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I’d almost prefer a sort of compromise in which CBS ensured that the show would run for an interrupted chunk of time in the same time slot for an extended period of time, with breaks on occasion, than what it does now. Think of the way “Agents of SHIELD” has been doing things lately.

For those unfamiliar- ABC adopted a three-pronged “pod” of a season, in which three distinct plot-lines were followed for three uninterrupted periods of time, with brief interludes in between. In addition to this, the show maintained ongoing storylines throughout the season, counting on viewers to maintain them, and thus providing something “extra” for hardcore fans that were paying attention, while at the same time doing things in such a way that one could pick up at any given one of the three intervals and be able to follow along with what was happening.

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Now, I’ll allow that the show’s ratings weren’t exactly stellar and “SHIELD” also only got renewed by the skin of its teeth, but it was also the best-reviewed season of the entire series, and my favorite thus far as well. “Elementary” already knows that each season is a crap shoot, in terms of whether it gets renewed or not- why not go for broke, approaching the next season almost as if it WERE the last, and really go for something ambitious?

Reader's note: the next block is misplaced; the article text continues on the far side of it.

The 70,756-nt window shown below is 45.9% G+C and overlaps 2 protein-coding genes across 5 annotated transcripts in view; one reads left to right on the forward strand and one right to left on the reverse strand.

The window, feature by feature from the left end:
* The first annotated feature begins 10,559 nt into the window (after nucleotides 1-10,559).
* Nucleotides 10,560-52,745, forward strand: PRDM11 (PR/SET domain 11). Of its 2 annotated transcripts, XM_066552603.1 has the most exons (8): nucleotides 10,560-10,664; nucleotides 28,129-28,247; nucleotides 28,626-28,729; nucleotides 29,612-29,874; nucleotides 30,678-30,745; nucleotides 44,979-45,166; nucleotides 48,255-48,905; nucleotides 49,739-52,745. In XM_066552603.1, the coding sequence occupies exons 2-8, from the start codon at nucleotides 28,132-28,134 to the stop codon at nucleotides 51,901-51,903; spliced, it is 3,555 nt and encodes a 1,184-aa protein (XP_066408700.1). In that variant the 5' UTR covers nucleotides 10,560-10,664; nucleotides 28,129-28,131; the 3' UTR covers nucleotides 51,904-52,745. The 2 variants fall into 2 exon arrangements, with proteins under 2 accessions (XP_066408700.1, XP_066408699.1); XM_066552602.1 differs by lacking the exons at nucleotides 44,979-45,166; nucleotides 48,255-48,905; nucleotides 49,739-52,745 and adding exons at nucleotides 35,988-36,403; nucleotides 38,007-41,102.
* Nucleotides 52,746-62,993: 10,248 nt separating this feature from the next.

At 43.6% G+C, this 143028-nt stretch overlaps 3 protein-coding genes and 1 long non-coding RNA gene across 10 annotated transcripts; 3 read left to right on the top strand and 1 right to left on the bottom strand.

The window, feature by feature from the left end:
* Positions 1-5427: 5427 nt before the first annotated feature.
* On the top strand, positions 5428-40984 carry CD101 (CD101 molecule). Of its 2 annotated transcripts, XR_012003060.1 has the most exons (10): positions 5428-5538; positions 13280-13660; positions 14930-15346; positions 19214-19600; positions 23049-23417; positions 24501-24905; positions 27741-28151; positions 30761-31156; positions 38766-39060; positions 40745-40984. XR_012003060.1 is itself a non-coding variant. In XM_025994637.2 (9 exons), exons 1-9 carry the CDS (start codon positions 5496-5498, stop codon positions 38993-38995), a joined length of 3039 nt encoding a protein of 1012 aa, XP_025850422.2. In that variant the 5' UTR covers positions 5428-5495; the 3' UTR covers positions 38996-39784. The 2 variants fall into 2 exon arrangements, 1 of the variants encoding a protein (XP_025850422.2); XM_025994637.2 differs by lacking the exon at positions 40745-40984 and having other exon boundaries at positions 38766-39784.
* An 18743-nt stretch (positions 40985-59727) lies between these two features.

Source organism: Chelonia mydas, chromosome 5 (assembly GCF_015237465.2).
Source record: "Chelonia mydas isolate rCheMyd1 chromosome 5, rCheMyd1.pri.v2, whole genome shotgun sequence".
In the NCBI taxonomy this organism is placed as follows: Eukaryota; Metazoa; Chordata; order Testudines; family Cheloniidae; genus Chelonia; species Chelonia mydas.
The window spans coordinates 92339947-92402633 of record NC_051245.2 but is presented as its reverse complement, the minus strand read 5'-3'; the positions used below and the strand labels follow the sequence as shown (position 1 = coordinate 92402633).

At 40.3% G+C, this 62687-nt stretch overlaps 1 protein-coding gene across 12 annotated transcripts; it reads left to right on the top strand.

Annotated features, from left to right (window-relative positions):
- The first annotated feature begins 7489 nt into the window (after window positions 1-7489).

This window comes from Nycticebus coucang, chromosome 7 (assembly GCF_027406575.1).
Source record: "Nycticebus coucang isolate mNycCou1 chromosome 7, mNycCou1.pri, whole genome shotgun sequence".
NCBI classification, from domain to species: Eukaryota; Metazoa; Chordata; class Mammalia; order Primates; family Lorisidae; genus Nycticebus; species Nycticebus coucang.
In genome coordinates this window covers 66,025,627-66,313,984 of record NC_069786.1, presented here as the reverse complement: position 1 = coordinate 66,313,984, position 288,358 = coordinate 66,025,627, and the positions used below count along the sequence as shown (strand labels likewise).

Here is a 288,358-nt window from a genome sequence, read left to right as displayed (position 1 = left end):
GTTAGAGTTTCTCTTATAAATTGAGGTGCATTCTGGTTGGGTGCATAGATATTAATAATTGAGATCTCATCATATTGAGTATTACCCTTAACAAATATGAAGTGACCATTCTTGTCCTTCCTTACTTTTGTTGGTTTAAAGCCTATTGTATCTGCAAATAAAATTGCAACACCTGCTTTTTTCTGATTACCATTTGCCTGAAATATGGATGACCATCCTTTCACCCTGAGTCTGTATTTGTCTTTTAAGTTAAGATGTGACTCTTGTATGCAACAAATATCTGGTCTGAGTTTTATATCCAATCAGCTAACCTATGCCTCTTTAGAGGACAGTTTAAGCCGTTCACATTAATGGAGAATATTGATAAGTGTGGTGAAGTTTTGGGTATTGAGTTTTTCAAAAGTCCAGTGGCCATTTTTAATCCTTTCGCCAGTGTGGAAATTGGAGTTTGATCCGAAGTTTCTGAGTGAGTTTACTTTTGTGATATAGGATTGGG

Another possibility, as I think I’ve mentioned previously, is to adopt an approach similar to the BBC, in which the season is intentionally abbreviated in a shorter run of episodes, thus allowing them to run uninterrupted and for the story to be that much more concise and concentrated. I’d rather see a more focused story that allows for more intensive character moments for a shorter run of episodes than a scattershot entire full season with a lot of typical “standalone” cases, anyway.